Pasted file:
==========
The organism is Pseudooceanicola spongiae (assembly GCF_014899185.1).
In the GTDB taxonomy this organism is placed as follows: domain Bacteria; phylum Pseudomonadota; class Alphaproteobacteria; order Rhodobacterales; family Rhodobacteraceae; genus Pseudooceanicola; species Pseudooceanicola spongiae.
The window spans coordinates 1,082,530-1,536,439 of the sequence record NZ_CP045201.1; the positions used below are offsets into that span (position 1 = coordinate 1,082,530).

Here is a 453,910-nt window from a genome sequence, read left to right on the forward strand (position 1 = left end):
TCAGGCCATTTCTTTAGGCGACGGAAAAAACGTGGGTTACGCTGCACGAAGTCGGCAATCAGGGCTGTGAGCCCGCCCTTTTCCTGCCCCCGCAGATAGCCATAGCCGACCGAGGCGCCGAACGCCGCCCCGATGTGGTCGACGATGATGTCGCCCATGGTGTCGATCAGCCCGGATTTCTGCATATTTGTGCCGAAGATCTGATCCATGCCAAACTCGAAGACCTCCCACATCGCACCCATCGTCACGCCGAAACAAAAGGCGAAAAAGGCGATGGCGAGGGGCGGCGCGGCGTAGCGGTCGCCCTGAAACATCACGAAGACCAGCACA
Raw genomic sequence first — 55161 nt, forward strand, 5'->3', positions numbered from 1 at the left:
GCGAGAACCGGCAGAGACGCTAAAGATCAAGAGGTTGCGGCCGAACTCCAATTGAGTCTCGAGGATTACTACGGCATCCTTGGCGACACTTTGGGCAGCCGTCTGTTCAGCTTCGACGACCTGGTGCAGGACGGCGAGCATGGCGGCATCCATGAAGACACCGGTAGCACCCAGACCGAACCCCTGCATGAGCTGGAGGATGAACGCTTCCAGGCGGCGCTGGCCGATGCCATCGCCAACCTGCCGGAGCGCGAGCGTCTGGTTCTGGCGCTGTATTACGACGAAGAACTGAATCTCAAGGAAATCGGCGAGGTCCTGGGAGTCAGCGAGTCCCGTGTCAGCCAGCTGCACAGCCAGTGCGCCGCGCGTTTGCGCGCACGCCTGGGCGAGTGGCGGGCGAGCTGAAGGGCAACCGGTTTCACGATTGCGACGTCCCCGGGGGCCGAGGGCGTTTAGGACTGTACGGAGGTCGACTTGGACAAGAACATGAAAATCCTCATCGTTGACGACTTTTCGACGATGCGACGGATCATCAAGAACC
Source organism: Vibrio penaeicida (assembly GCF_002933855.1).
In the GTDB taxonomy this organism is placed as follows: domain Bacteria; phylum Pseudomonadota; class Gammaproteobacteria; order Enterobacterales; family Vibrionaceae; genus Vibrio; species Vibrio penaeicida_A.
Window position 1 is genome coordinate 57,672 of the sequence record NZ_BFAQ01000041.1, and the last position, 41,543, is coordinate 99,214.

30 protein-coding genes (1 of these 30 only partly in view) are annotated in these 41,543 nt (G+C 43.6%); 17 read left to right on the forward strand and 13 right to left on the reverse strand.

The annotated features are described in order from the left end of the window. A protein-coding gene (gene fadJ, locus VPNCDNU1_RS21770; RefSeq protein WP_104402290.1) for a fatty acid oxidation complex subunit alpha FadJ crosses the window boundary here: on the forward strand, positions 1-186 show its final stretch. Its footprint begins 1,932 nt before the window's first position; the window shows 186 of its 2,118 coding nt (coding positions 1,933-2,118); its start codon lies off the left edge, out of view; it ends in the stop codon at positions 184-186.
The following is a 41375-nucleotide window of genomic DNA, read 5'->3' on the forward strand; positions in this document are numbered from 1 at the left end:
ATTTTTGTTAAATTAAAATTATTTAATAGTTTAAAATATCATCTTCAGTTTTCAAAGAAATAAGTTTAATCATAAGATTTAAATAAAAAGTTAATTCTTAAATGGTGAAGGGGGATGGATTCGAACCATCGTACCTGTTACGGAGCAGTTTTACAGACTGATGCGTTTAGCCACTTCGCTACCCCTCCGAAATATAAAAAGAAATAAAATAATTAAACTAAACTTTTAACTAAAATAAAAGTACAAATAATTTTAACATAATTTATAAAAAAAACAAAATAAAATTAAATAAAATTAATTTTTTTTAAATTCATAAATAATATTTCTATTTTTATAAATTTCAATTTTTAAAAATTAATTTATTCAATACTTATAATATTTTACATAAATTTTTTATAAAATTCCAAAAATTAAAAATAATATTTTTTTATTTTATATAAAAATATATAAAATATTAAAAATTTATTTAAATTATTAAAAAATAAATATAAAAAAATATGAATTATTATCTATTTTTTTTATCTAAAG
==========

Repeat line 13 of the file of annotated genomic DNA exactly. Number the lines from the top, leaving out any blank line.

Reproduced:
The following is a 41375-nucleotide window of genomic DNA, read 5'->3' on the forward strand; positions in this document are numbered from 1 at the left end: